We review an order freezing assets, or modifying an asset freeze, for abuse of discretion. See SEC v. Am. Bd. of Trade, Inc., 830 F.2d 431, 438 (2d Cir.1987).
It is “well established” that Section 22(a) of the Securities Act of 1933 and Section 27 of the Securities Exchange Act of 1934 “confer general equity powers upon the district courts” that are “invoked by a showing of a securities law violation.” SEC v. Manor Nursing Ctrs., Inc., 458 F.2d 1082, 1103 (2d Cir.1972) (citing 15 U.S.C. §§ 77v(a), 78aa). “[O]nce the equity jurisdiction of the district court properly has been invoked, the court has power to order all equitable relief necessary under the circumstances,” SEC v. Materia, 745 F.2d 197, 200 (2d Cir.1984), “including the impoundment of assets,” Am. Bd. of Trade, 830 F.2d at 438. The purpose of such an asset freeze is to ensure “that any funds that may become due can be collected.” SEC v. Unifund SAL, 910 F.2d 1028, 1041 (2d Cir.1990) (describing asset freeze as “ancillary relief to facilitate enforcement of any disgorgement remedy that might be ordered in the event a violation [of securities laws] is established at trial”); see also SEC v. Infinity Grp. Co., 212 F.3d 180, 197 (3d Cir.2000) (“A freeze of assets is designed to preserve the status quo by preventing the dissipation and diversion of assets.”).
Section 20(b) of the Securities Act provides: “Whenever it shall appear to the Commission that any person is engaged or about to engage in any acts or practices which constitute or will constitute a violation of the provisions of [the Securities Act] ․ the Commission may, in its discretion, bring an action in any district court ․ to enjoin such acts or practices, and upon a proper showing, a permanent or temporary injunction or restraining order shall be granted without bond.” 15 U.S.C. § 77t(b). Section 21(d) of the Securities Exchange Act employs nearly identical language. See 15 U.S.C. § 78u(d).
In this jurisdiction, injunctions sought by the SEC do not require a showing of irreparable harm or the unavailability of remedies at law. Unifund SAL, 910 F.2d at 1036. Rather, the SEC need only make “a substantial showing of likelihood of success as to both a current violation and the risk of repetition.” SEC v. Cavanagh, 155 F.3d 129, 132 (2d Cir.1998). There is an exception to this rule where the injunction freezes assets. Where an asset freeze is involved, the SEC “must show either a likelihood of success on the merits, or that an inference can be drawn that the party has violated the federal securities laws.” SEC v. Byers, No. 08 Civ. 7104, 2009 WL 33434, at *3 (S.D.N.Y. Jan. 7, 2009) (footnote omitted); see also SEC v. Heden, 51 F.Supp.2d 296, 298 (S.D.N.Y.1999) (“Unlike a preliminary injunction enjoining a violation of the securities laws, which requires the SEC to make a substantial showing of likelihood of success as to both a current violation and the risk of repetition, an asset freeze requires a lesser showing.” (citations omitted)). Where something more than an asset freeze is in question, however, the required degree of “likelihood of success” on the merits varies depending upon the nature of the relief sought:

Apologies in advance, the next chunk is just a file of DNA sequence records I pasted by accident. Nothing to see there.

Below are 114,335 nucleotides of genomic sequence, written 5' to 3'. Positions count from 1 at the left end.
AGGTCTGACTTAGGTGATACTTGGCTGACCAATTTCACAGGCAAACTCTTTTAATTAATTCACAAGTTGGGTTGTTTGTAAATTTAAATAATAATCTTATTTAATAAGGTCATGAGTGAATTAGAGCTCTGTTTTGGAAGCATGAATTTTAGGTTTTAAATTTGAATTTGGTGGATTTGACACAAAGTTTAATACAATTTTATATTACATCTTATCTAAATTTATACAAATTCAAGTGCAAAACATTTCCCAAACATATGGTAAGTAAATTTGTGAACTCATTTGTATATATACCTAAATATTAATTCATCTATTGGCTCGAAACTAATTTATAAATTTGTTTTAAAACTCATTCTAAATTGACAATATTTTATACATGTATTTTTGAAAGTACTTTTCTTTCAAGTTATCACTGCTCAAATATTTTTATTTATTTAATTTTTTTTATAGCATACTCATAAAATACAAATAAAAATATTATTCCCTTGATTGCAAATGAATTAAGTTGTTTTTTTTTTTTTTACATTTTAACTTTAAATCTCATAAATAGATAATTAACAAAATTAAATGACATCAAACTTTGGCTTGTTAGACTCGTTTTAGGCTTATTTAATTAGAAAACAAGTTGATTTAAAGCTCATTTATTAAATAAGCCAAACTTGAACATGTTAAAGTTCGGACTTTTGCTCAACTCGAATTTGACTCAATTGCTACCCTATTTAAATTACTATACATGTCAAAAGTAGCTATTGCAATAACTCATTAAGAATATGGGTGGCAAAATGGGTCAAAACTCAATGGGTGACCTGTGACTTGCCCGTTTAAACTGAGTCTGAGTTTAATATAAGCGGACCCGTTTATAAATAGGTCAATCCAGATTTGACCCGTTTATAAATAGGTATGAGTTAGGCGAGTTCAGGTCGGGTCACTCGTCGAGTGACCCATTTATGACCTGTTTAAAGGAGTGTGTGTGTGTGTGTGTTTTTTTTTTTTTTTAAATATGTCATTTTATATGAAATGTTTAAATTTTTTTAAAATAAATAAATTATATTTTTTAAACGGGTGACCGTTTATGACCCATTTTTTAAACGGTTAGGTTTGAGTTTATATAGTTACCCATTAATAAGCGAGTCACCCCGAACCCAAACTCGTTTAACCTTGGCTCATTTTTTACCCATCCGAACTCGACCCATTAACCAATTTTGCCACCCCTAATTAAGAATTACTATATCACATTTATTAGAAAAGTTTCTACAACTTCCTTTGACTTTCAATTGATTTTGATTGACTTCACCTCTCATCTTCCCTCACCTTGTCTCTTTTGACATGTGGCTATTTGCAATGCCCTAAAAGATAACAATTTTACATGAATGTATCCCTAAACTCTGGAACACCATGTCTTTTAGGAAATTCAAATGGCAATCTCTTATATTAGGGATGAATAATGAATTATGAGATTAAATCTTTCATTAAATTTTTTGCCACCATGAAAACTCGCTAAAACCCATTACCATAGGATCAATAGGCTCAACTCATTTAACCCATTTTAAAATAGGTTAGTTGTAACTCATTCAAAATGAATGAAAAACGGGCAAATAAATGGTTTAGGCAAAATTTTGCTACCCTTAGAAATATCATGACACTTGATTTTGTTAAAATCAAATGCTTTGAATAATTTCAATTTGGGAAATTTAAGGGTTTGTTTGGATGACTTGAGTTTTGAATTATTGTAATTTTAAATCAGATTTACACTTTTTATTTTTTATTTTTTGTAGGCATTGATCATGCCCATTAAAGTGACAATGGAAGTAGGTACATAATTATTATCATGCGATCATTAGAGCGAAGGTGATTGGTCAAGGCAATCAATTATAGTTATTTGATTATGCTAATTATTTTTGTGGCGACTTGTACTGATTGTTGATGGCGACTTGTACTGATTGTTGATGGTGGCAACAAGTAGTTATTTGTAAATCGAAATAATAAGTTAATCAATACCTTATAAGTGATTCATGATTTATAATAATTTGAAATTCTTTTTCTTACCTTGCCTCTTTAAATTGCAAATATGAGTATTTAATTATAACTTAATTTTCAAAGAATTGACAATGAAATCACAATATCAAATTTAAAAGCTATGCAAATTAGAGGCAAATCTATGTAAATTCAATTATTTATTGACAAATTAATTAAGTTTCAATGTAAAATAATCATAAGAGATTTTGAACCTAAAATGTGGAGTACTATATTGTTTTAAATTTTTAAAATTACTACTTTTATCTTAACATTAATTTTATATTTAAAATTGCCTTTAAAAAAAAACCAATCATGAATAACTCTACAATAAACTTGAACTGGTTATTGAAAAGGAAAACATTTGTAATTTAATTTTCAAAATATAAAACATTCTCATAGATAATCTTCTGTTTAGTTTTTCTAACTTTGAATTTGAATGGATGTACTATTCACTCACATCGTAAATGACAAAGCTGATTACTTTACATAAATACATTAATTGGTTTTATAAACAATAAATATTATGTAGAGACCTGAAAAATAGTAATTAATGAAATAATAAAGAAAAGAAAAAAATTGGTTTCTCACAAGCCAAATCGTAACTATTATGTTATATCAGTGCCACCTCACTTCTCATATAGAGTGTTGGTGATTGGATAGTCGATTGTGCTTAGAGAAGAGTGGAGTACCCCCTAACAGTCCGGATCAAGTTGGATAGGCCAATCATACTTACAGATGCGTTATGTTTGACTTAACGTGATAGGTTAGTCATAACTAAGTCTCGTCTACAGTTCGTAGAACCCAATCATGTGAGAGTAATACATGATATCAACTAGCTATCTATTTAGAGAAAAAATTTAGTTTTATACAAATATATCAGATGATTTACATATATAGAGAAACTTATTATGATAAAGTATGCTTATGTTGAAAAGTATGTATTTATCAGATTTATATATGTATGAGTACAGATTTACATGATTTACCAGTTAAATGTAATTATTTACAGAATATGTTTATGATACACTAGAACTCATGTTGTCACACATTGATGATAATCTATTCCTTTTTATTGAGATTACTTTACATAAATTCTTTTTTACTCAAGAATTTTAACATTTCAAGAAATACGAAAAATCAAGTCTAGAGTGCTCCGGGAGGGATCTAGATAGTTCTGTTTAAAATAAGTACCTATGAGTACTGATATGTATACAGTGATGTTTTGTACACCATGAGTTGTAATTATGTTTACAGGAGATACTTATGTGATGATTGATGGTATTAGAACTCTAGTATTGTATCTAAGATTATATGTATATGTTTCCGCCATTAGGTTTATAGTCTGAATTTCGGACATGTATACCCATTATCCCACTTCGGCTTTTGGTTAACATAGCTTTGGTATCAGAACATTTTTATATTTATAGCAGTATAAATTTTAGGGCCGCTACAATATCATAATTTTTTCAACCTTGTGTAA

[E]ven when applying the traditional standard of “likelihood of success,” a district court, exercising its equitable discretion, should bear in mind the nature of the preliminary relief the Commission is seeking, and should require a more substantial showing of likelihood of success, both as to violation and risk of recurrence, whenever the relief sought is more than preservation of the status quo. Like any litigant, the [SEC] should be obliged to make a more persuasive showing of its entitlement to a preliminary injunction the more onerous are the burdens of the injunction it seeks.
Unifund SAL, 910 F.2d at 1039 (emphasis added, citations omitted). Where an asset sale is sought to preserve the value of the assets, the SEC should be required to make a substantial showing of the likelihood that it will be able to obtain an ultimate sale of the assets in question.
The plenary powers of a federal court to order an asset freeze are not limited to assets held solely by an alleged wrongdoer, who is sued as a defendant in an enforcement action. Rather, “[f]ederal courts may order equitable relief against a person who is not accused of wrongdoing in a securities enforcement action where that person: (1) has received ill-gotten funds; and (2) does not have a legitimate claim to those funds.” Cavanagh, 155 F.3d at 136. In such cases, “[t]he burden rests with the Commission to show that the funds in the possession of the [relief defendant] are ill-gotten.” FTC v. Bronson Partners, LLC, 674 F.Supp.2d 373, 392 (D.Conn.2009).
Lynn Smith does not challenge the court order that froze the Florida home as an asset, which was based in part upon the magistrate judge's conclusion that David Smith was a joint owner of the home. Lynn Smith challenges only the magistrate judge's order lifting the asset freeze for the purpose of liquidating that particular asset. Before authorizing the liquidation of the Florida house, the magistrate judge entered certain findings, including the following:
In 2008, the estimated market value of the property was approximately $2.4 million with an outstanding balance due on the mortgage of approximately $900,000 leaving an equity in the property of approximately $1.5 million. With the downward turn of the country's economy and the Florida real estate market, the property's present market value has diminished to approximately $1.7–$1.9 million. With a mortgage balance due of approximately $900,000, the equity in the property has already shrunk by approximately $500,000–$700,000. No evidence has been offered to indicate that there exists any reasonable expectation that the market for the property will improve in the foreseeable future.